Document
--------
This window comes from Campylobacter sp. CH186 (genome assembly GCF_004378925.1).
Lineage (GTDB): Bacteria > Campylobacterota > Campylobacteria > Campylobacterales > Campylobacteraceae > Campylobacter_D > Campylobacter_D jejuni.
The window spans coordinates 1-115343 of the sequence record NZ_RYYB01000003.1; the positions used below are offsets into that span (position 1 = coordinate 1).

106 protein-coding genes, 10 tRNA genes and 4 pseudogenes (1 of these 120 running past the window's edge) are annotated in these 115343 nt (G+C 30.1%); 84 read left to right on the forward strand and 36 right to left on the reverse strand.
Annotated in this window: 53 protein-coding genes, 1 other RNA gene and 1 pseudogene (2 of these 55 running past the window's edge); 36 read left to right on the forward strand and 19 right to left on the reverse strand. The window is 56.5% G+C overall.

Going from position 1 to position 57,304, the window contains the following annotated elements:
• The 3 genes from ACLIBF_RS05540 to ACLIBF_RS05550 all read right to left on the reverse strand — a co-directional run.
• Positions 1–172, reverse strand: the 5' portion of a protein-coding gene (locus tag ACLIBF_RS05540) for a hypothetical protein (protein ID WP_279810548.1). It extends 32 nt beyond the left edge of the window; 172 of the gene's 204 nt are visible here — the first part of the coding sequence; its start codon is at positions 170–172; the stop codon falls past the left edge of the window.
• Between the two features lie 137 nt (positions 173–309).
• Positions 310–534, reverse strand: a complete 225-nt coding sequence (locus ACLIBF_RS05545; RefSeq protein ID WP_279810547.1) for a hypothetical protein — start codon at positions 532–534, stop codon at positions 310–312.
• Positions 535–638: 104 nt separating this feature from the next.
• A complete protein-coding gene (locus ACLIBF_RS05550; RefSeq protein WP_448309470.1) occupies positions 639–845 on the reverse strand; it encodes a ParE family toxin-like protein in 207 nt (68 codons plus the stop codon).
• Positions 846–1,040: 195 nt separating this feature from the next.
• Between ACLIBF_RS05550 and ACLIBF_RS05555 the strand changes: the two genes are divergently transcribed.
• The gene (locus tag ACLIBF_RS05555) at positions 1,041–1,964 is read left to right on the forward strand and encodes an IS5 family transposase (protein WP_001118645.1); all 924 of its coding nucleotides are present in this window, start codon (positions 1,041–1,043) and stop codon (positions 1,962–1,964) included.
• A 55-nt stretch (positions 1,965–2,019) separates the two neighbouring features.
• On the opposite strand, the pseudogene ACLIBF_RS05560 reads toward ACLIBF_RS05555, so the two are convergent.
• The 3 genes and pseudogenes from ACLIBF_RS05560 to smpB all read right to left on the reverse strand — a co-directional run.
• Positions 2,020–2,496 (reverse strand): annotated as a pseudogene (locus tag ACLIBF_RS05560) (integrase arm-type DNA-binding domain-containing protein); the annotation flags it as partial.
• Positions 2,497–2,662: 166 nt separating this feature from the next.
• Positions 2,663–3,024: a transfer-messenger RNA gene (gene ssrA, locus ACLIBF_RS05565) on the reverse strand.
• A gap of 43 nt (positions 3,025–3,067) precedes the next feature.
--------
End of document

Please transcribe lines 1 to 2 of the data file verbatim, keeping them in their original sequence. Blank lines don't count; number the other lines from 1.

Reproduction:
This window comes from Campylobacter sp. CH186 (genome assembly GCF_004378925.1).
Lineage (GTDB): Bacteria > Campylobacterota > Campylobacteria > Campylobacterales > Campylobacteraceae > Campylobacter_D > Campylobacter_D jejuni.